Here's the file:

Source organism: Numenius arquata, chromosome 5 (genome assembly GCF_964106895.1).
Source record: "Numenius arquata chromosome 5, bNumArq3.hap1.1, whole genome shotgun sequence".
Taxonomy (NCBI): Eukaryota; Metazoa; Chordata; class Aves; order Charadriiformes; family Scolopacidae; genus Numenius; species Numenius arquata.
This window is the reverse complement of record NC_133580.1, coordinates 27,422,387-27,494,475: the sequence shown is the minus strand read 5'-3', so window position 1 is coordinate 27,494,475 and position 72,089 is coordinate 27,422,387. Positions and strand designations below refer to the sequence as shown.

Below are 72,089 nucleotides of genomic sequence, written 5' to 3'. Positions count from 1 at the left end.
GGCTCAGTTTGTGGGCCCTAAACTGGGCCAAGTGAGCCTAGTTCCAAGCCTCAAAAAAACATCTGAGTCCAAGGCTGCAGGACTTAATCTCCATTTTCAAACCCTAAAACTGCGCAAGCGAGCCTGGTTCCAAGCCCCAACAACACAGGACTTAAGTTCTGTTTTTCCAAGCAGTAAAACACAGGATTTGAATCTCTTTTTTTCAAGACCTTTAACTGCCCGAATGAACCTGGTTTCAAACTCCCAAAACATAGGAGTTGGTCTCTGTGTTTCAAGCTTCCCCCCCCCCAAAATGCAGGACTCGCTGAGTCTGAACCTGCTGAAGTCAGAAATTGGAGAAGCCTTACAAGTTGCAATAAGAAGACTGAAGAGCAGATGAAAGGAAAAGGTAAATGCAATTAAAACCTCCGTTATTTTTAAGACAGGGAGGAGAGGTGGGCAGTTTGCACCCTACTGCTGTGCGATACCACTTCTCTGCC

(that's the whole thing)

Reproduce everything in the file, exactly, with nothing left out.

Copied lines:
Source organism: Numenius arquata, chromosome 5 (genome assembly GCF_964106895.1).
Source record: "Numenius arquata chromosome 5, bNumArq3.hap1.1, whole genome shotgun sequence".
Taxonomy (NCBI): Eukaryota; Metazoa; Chordata; class Aves; order Charadriiformes; family Scolopacidae; genus Numenius; species Numenius arquata.
This window is the reverse complement of record NC_133580.1, coordinates 27,422,387-27,494,475: the sequence shown is the minus strand read 5'-3', so window position 1 is coordinate 27,494,475 and position 72,089 is coordinate 27,422,387. Positions and strand designations below refer to the sequence as shown.

Below are 72,089 nucleotides of genomic sequence, written 5' to 3'. Positions count from 1 at the left end.
GGCTCAGTTTGTGGGCCCTAAACTGGGCCAAGTGAGCCTAGTTCCAAGCCTCAAAAAAACATCTGAGTCCAAGGCTGCAGGACTTAATCTCCATTTTCAAACCCTAAAACTGCGCAAGCGAGCCTGGTTCCAAGCCCCAACAACACAGGACTTAAGTTCTGTTTTTCCAAGCAGTAAAACACAGGATTTGAATCTCTTTTTTTCAAGACCTTTAACTGCCCGAATGAACCTGGTTTCAAACTCCCAAAACATAGGAGTTGGTCTCTGTGTTTCAAGCTTCCCCCCCCCCAAAATGCAGGACTCGCTGAGTCTGAACCTGCTGAAGTCAGAAATTGGAGAAGCCTTACAAGTTGCAATAAGAAGACTGAAGAGCAGATGAAAGGAAAAGGTAAATGCAATTAAAACCTCCGTTATTTTTAAGACAGGGAGGAGAGGTGGGCAGTTTGCACCCTACTGCTGTGCGATACCACTTCTCTGCC